Question about 1999 Isuzu Rodeo
FIRST: Prepare to support the inner door trim panel. If you have electric window lifts and a courtesy light in the door, you can disconnect the courtesy light, but the window lift wiring is continuous from the steel door "fair-lead" to the window switch(es). The panel will dangle from the wires if you don't have something to hold it up. A tool box works well. It also helps to use a vice-grip to hold the tool-box handle upright to form a catch point for the panel to rest against. You'll understand when you get there, and it's nothing to worry about. NEXT: 1. Remove screws: a - 4 at bottom of door behind removable plastic plugs b - 1 in plastic backing panel behind door handle c - 2 in door pull pocket in arm rest 2. Gently pull balance of panel away from door. It is held in place by "snap-in" fasters attached to the panel that fit through holes in the sheet metal door panel behind the trim panel. This may feel "wrong" or a bit scary, but most car door trim panels are held in place with similar methods. Be gentle but firm as you pull so that you don't bend/distort the trim panel. The wrap-around design of the trim panel prevents slipping a flat bar between the panel and the steel door until you've pulled it nearly hard enough to remove it, but you might assist with a Stanley "Wonder-Bar"--a flat "crow-bar" used by carpenters. 3. The top of the panel hooks over the window gap, so you just lift up and off the door-lock knob and out of that channel. Very easy. While you're in there, CHECK THE BOLTS HOLDING THE CENTER TRACK ON THE WINDOW LIFT. These bolts may have backed out to the point they fall out in your hands, or they may be loose. These bolts are the principle cause of window lift failure. The guide track is in the center of the door, and one of the bolts is behind a removable sheet metal "shelf" that holds up the arm rest and attaches the door pull in the arm rest. If the bolts are loose, BUY "PERMANENT" LOC-TITE and apply liberally to the threads and reinstall the bolts. I repeat, these kill the electric windows. If you're having problems with the electric windows and the motors still run, I've invented a repair that's superior to replacment. It costs $1.00 for hardware, but it requires some rudimentary skills. See email below if you want to pursue this. To replace the panel, position it over the lock button and nurse the lip down over the window gap opening. This is not difficult, but it can require a bit of wiggling and patience. Once the panel is seated on the top edge of the window gap, gently press on the perimeter of the panel and snap the plastic fasteners into their holes. There is one in the middle of the panel, too. Then replace the screws and trim bits and you're done. One other tip. It's helpful to have a small sheet of building plastic handy to repair/replace the protective plastic behind the trim panel. If you are removing the panel, I assume you're fixing something or installing speakers in the do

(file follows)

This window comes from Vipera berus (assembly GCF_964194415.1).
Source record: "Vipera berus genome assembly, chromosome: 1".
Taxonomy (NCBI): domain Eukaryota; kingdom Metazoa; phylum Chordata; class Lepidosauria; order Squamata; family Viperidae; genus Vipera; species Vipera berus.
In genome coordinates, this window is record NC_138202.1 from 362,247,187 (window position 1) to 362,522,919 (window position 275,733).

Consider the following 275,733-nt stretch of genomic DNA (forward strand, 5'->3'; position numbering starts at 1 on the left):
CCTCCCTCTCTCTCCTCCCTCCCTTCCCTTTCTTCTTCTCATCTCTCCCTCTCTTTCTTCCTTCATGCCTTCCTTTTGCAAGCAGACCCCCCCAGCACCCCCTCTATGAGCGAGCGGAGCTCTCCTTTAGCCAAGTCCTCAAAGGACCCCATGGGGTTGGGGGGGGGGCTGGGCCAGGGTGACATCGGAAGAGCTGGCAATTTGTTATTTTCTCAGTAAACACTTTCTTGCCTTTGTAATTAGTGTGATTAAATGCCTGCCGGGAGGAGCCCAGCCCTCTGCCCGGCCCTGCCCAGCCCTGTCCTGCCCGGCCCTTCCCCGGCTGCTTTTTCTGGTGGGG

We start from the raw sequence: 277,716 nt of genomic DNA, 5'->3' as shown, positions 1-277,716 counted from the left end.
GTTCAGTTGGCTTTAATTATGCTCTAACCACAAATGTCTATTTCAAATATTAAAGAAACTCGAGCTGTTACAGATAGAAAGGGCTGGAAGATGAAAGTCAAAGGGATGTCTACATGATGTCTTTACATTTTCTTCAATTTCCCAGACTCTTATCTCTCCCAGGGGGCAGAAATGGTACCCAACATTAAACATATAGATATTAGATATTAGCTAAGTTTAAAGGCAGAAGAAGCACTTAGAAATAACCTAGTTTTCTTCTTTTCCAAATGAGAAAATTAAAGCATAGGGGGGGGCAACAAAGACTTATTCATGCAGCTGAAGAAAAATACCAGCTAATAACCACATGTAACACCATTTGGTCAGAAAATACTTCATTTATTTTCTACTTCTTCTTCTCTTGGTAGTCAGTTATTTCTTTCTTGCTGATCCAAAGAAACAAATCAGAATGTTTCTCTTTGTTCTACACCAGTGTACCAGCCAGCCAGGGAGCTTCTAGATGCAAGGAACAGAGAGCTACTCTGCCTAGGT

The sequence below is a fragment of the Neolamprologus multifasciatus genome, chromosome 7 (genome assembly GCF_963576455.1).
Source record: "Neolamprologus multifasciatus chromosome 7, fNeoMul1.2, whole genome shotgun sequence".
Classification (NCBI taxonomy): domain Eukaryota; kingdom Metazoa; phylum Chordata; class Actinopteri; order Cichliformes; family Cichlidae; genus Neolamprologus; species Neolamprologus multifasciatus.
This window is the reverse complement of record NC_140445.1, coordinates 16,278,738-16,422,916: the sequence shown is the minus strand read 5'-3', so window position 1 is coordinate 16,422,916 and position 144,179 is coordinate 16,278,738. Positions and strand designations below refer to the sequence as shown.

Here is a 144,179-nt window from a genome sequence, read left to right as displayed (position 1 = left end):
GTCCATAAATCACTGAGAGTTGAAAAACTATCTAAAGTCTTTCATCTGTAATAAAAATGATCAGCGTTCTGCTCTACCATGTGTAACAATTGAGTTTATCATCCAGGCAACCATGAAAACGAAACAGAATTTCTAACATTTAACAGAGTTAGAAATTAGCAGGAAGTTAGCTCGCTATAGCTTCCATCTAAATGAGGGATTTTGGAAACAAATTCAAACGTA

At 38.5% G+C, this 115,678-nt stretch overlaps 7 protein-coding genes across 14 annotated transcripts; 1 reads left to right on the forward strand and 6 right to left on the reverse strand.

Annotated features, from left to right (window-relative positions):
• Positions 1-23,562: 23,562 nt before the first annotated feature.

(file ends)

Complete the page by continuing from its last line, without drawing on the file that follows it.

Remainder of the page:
Posted on Jun 03, 2009
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Posted on Jan 02, 2017
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